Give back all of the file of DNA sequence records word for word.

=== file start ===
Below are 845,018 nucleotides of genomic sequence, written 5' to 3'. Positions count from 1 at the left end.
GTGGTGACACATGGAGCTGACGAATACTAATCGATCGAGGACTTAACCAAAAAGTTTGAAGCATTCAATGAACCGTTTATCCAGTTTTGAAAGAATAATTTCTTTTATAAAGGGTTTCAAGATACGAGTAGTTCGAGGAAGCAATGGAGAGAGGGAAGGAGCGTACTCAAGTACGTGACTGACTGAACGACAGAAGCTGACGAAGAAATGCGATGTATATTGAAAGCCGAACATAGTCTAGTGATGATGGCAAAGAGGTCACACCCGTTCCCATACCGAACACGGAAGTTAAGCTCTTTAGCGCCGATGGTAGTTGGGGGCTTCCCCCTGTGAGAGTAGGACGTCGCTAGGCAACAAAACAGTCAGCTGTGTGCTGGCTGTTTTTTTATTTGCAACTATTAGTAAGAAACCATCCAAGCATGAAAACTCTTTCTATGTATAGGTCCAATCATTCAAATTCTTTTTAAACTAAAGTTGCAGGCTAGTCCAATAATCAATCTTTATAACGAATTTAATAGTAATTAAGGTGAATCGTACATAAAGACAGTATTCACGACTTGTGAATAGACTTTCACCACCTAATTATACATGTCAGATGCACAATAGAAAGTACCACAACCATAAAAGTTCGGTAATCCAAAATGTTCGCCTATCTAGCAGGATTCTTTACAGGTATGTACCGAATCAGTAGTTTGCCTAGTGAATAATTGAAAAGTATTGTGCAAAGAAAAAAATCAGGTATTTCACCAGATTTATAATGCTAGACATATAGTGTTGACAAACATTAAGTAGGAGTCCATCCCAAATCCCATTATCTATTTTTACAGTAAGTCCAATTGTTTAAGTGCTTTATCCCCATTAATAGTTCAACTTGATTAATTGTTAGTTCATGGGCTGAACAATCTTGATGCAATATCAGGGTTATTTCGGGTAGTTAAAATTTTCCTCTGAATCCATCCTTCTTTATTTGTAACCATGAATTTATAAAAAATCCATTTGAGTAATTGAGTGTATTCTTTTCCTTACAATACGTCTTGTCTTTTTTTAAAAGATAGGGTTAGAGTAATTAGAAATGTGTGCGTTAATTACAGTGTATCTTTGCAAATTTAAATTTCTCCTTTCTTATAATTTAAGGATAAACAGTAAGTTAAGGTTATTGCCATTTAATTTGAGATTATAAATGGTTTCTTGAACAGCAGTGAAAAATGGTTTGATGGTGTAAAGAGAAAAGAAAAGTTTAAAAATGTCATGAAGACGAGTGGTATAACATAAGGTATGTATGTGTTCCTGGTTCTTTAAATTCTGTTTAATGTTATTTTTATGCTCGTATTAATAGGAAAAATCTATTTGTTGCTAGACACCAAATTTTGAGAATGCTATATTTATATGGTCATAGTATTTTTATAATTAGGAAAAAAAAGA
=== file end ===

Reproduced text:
Below are 845,018 nucleotides of genomic sequence, written 5' to 3'. Positions count from 1 at the left end.
GTGGTGACACATGGAGCTGACGAATACTAATCGATCGAGGACTTAACCAAAAAGTTTGAAGCATTCAATGAACCGTTTATCCAGTTTTGAAAGAATAATTTCTTTTATAAAGGGTTTCAAGATACGAGTAGTTCGAGGAAGCAATGGAGAGAGGGAAGGAGCGTACTCAAGTACGTGACTGACTGAACGACAGAAGCTGACGAAGAAATGCGATGTATATTGAAAGCCGAACATAGTCTAGTGATGATGGCAAAGAGGTCACACCCGTTCCCATACCGAACACGGAAGTTAAGCTCTTTAGCGCCGATGGTAGTTGGGGGCTTCCCCCTGTGAGAGTAGGACGTCGCTAGGCAACAAAACAGTCAGCTGTGTGCTGGCTGTTTTTTTATTTGCAACTATTAGTAAGAAACCATCCAAGCATGAAAACTCTTTCTATGTATAGGTCCAATCATTCAAATTCTTTTTAAACTAAAGTTGCAGGCTAGTCCAATAATCAATCTTTATAACGAATTTAATAGTAATTAAGGTGAATCGTACATAAAGACAGTATTCACGACTTGTGAATAGACTTTCACCACCTAATTATACATGTCAGATGCACAATAGAAAGTACCACAACCATAAAAGTTCGGTAATCCAAAATGTTCGCCTATCTAGCAGGATTCTTTACAGGTATGTACCGAATCAGTAGTTTGCCTAGTGAATAATTGAAAAGTATTGTGCAAAGAAAAAAATCAGGTATTTCACCAGATTTATAATGCTAGACATATAGTGTTGACAAACATTAAGTAGGAGTCCATCCCAAATCCCATTATCTATTTTTACAGTAAGTCCAATTGTTTAAGTGCTTTATCCCCATTAATAGTTCAACTTGATTAATTGTTAGTTCATGGGCTGAACAATCTTGATGCAATATCAGGGTTATTTCGGGTAGTTAAAATTTTCCTCTGAATCCATCCTTCTTTATTTGTAACCATGAATTTATAAAAAATCCATTTGAGTAATTGAGTGTATTCTTTTCCTTACAATACGTCTTGTCTTTTTTTAAAAGATAGGGTTAGAGTAATTAGAAATGTGTGCGTTAATTACAGTGTATCTTTGCAAATTTAAATTTCTCCTTTCTTATAATTTAAGGATAAACAGTAAGTTAAGGTTATTGCCATTTAATTTGAGATTATAAATGGTTTCTTGAACAGCAGTGAAAAATGGTTTGATGGTGTAAAGAGAAAAGAAAAGTTTAAAAATGTCATGAAGACGAGTGGTATAACATAAGGTATGTATGTGTTCCTGGTTCTTTAAATTCTGTTTAATGTTATTTTTATGCTCGTATTAATAGGAAAAATCTATTTGTTGCTAGACACCAAATTTTGAGAATGCTATATTTATATGGTCATAGTATTTTTATAATTAGGAAAAAAAAGA